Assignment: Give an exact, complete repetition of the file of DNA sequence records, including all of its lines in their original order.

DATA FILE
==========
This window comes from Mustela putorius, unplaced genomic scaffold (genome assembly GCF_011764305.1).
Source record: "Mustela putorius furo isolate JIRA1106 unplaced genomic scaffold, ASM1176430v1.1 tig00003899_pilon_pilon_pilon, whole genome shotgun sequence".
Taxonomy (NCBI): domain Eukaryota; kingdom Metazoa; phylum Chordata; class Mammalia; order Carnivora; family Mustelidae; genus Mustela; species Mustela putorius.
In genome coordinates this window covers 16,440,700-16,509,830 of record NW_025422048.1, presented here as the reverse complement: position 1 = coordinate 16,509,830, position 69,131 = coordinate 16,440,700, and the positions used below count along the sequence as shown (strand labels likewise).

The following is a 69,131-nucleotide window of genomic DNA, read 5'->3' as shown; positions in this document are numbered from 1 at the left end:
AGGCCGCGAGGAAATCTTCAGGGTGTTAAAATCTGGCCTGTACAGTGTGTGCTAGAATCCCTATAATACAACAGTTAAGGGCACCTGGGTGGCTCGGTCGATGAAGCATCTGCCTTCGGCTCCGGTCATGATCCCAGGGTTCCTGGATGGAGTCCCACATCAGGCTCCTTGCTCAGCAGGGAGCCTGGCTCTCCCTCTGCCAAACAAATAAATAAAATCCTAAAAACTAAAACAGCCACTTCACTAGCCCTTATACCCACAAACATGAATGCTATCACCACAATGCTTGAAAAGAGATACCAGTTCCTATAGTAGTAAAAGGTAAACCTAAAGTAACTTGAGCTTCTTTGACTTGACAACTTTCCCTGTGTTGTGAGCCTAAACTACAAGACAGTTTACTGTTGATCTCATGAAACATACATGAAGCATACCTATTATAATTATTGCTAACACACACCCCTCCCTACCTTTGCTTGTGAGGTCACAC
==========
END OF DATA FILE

This window comes from Mustela putorius, unplaced genomic scaffold (genome assembly GCF_011764305.1).
Source record: "Mustela putorius furo isolate JIRA1106 unplaced genomic scaffold, ASM1176430v1.1 tig00003899_pilon_pilon_pilon, whole genome shotgun sequence".
Taxonomy (NCBI): domain Eukaryota; kingdom Metazoa; phylum Chordata; class Mammalia; order Carnivora; family Mustelidae; genus Mustela; species Mustela putorius.
In genome coordinates this window covers 16,440,700-16,509,830 of record NW_025422048.1, presented here as the reverse complement: position 1 = coordinate 16,509,830, position 69,131 = coordinate 16,440,700, and the positions used below count along the sequence as shown (strand labels likewise).

The following is a 69,131-nucleotide window of genomic DNA, read 5'->3' as shown; positions in this document are numbered from 1 at the left end:
AGGCCGCGAGGAAATCTTCAGGGTGTTAAAATCTGGCCTGTACAGTGTGTGCTAGAATCCCTATAATACAACAGTTAAGGGCACCTGGGTGGCTCGGTCGATGAAGCATCTGCCTTCGGCTCCGGTCATGATCCCAGGGTTCCTGGATGGAGTCCCACATCAGGCTCCTTGCTCAGCAGGGAGCCTGGCTCTCCCTCTGCCAAACAAATAAATAAAATCCTAAAAACTAAAACAGCCACTTCACTAGCCCTTATACCCACAAACATGAATGCTATCACCACAATGCTTGAAAAGAGATACCAGTTCCTATAGTAGTAAAAGGTAAACCTAAAGTAACTTGAGCTTCTTTGACTTGACAACTTTCCCTGTGTTGTGAGCCTAAACTACAAGACAGTTTACTGTTGATCTCATGAAACATACATGAAGCATACCTATTATAATTATTGCTAACACACACCCCTCCCTACCTTTGCTTGTGAGGTCACAC